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BEST OF 2020 (Indian Films)

Rachit Raj, Anshul Gupta

Here’s our list of what we consider to be the absolute best of Indian films and the most sterling performances there in, which riveted and had us spellbound in equal measure. (Please note we are only considering films that have been officially released in India this year.)


  1. Eeb Allay Ooo! ( Dir: Prateek Vats ) (ALT’s Favourite)

Eeb Allay Ooo! tells the story of Anjani Prasad (Shardul Bharadwaj) as he gets an odd job of shooing monkeys away from the high-profile areas of Delhi. It is an odd, absurd premise and this becomes the basis for director Prateek Vats to churn one of the year’s most intelligent, brave films. Eeb Allay Ooo! is a fantastic indie, a well-thought satire in a country where artistic voice is harder to hold. Vats handles the film with care and bravado, letting Bharadwaj give one of the year’s most understated, appreciable central performance in a film that found its political potency wrapped under a wonderful story.

2. AK vs AK ( Dir: Vikramditya Motwane )

The final release of the year also turned out to be one of the best. Vikramaditya Motwane creates a mad mayhem in his latest mockumentary by pitting Anurag Kashyap, and Anil Kapoor against each other in a one-of-its-kind thriller that dives deep into the fractured, fraudulent nature of the business and the people who breathe on the opposite spectrum of the industry.

In one of the most audacious imitations of life on screen, Kapoor, and Kashyap bring their worst selves on screen to give us a crackling film that almost seems like testing its own ability to find a deeper, more gruesome face-off between the two, as they are in a televised ticking-bomb situation.

You can read our full review of the film:

AK vs AK is now streaming on Netflix.

3. Thappad ( Dir: Anubhav Sinha )

Probably the best film of the year, this Anubhav Sinha directorial starring Tapsee Pannu in a career-defining role was one of the fortunate films to come out before the pandemic hit us. The film was by far the strongest work by Sinha after the wonderful Article 15. The film was an honest, incredible representation of a subdued, resolved army of women who find their voice against institutionalized patriarchy.

At the core is Amrita (Pannu) a conditioned housewife who is jolted into an individual rebel after her husband (Pavail Gulati) slaps her in public. The film was the most introspective, conversational work of the year, seeing patriarchy for what it is — an institution — and not anything else. A few terrific performances along with Pannu further helped in making this the most memorable cinematic experience of the year.

Thappad is now streaming on Amazon Prime Video.

4. C U Soon ( Dir: Mahesh Narayanan )

Starring Roshan Mathew, Fahadh Faasil, and Darshana Rajendran, C U Soon was the quintessential lockdown film, shot entirely during the COVID-19 lockdown, with actors shooting from the limitations of their homes. The film focuses solely on the laptop/mobile of the three characters as we see a love-story brewing between a romantic Jimmy (Mathew), and a somber, reluctant Anumol (Rajendran) while Faasil plays Jimmy’s best-friend and ally Kevin, as they embark on an unlikely journey of discovering mysteries behind the opaque identity of Anumol.

The film, directed by Mahesh Narayanan, was a fascinating experiment that worked both, as a cinematic representation of the lockdown, and a story of life, relationships, and an entire generation locked in boxes of their screens.

You can read our full review of the film:

C U Soon is now streaming on Amazon Prime Video.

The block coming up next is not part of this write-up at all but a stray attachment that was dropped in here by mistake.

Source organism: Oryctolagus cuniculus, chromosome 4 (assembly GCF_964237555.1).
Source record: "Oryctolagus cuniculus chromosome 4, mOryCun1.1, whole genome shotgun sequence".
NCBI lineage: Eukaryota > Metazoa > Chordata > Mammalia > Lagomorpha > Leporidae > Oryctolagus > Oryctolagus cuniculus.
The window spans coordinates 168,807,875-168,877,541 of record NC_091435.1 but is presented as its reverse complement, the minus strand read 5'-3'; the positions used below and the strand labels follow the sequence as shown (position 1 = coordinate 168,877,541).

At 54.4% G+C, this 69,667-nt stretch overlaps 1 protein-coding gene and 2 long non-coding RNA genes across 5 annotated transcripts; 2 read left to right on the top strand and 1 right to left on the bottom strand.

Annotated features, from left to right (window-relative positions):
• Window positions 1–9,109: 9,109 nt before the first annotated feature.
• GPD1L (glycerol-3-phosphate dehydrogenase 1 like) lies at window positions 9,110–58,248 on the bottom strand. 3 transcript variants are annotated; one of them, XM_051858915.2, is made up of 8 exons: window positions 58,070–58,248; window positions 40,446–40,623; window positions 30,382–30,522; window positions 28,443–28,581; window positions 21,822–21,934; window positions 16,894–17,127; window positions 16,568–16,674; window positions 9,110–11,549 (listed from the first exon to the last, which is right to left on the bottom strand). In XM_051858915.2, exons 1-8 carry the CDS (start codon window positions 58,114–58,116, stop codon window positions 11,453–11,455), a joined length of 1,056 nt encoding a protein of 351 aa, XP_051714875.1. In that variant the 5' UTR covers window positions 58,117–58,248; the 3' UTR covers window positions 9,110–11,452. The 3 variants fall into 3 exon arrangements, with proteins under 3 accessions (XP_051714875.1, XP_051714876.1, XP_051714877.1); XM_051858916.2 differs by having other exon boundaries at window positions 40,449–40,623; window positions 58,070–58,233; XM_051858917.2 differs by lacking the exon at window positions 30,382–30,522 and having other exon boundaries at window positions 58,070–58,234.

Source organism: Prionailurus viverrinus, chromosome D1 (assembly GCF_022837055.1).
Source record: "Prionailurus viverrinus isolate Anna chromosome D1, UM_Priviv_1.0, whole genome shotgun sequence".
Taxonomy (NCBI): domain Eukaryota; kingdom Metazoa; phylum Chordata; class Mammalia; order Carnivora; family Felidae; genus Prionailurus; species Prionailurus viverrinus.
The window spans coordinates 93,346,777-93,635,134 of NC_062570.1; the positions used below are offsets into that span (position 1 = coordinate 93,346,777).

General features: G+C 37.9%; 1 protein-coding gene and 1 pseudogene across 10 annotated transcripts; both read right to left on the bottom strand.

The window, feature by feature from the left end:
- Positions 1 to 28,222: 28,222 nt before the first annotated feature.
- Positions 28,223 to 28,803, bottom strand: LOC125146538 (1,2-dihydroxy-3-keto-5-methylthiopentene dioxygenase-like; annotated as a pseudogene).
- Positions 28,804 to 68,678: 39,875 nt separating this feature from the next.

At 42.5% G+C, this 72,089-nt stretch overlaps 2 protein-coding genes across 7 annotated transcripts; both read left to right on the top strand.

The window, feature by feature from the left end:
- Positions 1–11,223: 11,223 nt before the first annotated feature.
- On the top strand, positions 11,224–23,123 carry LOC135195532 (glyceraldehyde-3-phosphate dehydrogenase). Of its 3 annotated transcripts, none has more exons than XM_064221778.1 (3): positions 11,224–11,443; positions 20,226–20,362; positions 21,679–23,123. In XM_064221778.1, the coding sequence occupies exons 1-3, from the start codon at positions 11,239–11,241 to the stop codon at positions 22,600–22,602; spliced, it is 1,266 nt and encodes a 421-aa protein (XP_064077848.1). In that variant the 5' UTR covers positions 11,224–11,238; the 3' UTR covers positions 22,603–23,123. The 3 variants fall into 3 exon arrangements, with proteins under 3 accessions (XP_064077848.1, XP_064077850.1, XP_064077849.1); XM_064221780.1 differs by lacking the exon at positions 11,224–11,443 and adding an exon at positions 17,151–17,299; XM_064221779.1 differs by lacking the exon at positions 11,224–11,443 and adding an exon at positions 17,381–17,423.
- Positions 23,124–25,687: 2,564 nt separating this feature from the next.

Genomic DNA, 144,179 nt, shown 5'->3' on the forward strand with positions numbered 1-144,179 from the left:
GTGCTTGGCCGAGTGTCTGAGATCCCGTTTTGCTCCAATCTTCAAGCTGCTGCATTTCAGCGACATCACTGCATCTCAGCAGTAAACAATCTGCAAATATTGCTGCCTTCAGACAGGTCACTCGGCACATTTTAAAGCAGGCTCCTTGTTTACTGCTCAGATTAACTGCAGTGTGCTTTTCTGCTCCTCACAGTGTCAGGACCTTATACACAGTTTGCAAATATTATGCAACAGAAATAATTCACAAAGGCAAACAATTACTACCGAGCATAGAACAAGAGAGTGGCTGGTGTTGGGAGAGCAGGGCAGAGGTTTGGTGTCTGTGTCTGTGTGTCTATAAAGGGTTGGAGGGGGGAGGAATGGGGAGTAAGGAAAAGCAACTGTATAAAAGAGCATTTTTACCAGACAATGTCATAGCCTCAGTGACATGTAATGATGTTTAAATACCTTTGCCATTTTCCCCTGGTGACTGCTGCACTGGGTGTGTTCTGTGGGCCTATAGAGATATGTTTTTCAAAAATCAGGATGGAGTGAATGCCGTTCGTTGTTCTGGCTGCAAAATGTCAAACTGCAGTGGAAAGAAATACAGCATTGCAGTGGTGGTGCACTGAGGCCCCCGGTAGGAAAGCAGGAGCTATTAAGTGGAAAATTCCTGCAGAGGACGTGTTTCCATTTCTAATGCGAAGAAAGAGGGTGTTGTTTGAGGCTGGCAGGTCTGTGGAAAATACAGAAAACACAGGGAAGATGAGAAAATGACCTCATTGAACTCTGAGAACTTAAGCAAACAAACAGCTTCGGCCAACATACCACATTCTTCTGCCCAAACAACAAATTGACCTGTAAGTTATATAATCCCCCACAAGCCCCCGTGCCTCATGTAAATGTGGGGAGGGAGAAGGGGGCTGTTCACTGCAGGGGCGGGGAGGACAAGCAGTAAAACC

5. Raat Akeli Hai ( Dir : Honey Trehan )

In this grim, investigative murder mystery, director Honey Trehan blends the complex image of a dysfunctional Indian family with an Agatha Christie-esque whodunit. Starring Nawazuddin Siddique, Radhika Apte, and a host of other talented actors, the film was a rare story of a cop who was bruised, and frustrated, stuck in an arc that was more desperate to be heroic, than anything else.

Like most good movies Raat Akeli Hai had a wonderful climax, with a fantastic critique on the Indian men, and their assumed predatory nature that is hidden under the garb of normalcy, and a united, functional family.

You can read our review of the film:

Raat Akeli Hai is now streaming on Netflix.

Honourable Mentions : Gamak Ghar, Kadakh, Chippa.


  1. Shardul Bharadwaj ( Eeb Allay Ooo! ) (ALT’s Choice)

On paper, Shardul Bharadwaj’s role in Eeb Allay Ooo! seems simplistic, but a closer scrutiny of his performance shows a dedication to explore layers upon layers that contribute in making the film one of the best of the year. He carried the role of a forgettable man with a ridiculed job perfectly, bringing the right amount of innocence, and angst in a role that was designed to be an understated performance.

2. Anil Kapoor (AK vs AK)

On paper, playing yourself on screen sounds like the easiest job that exists. And yet, in AK vs AK Anil Kapoor does something extraordinary. He gives voice to his worst perception, giving a performance so unhinged and powerful, that it makes everything about the character Anil Kapoor disdainfully likable.

He emotes from a worried father, to a pretentious, yesteryear actor, and a man out on vengeance with ease, having great fun in company of Anurag Kashyap and direction Vikramaditya Motwane. There is an honest dedication to extract his most inhibited performance yet, making for some wonderful cinematic moments.

3. Manoj Bajpayee (Bhonsle )

For a film that hinged on its leading man’s outing as an expressionless, quiet, lonely man, Manoj Bajpayee conveyed the arc of his titular role in Bhonsle brilliantly. As a retired man who stands by his ethics in times of hate, and divisive politics, Bajpayee was a presence of poise, and strength in this portrayal of a man vulnerable in his sixties.

They say the toughest thing to do as an actor is to economize your expressions, and Bajpayee in Bhonsle epitomized that quality.

You can read our review of the film:

Bhonsle is now streaming on Sony LIV.

4. Roshan Mathews ( C U Soon)

Imagine giving a performance sitting in front of an electronic device all along. Roshan Mathews did this brilliantly in the lockdown movie C U Soon, doing a wonderful job as a man in love, and his increasing concern and anxiety around her erratic behaviour. Mathews brought a great sense of honesty, and vulnerability to the role, doing a great deal in giving the film its emotional core, that it hugely benefitted from.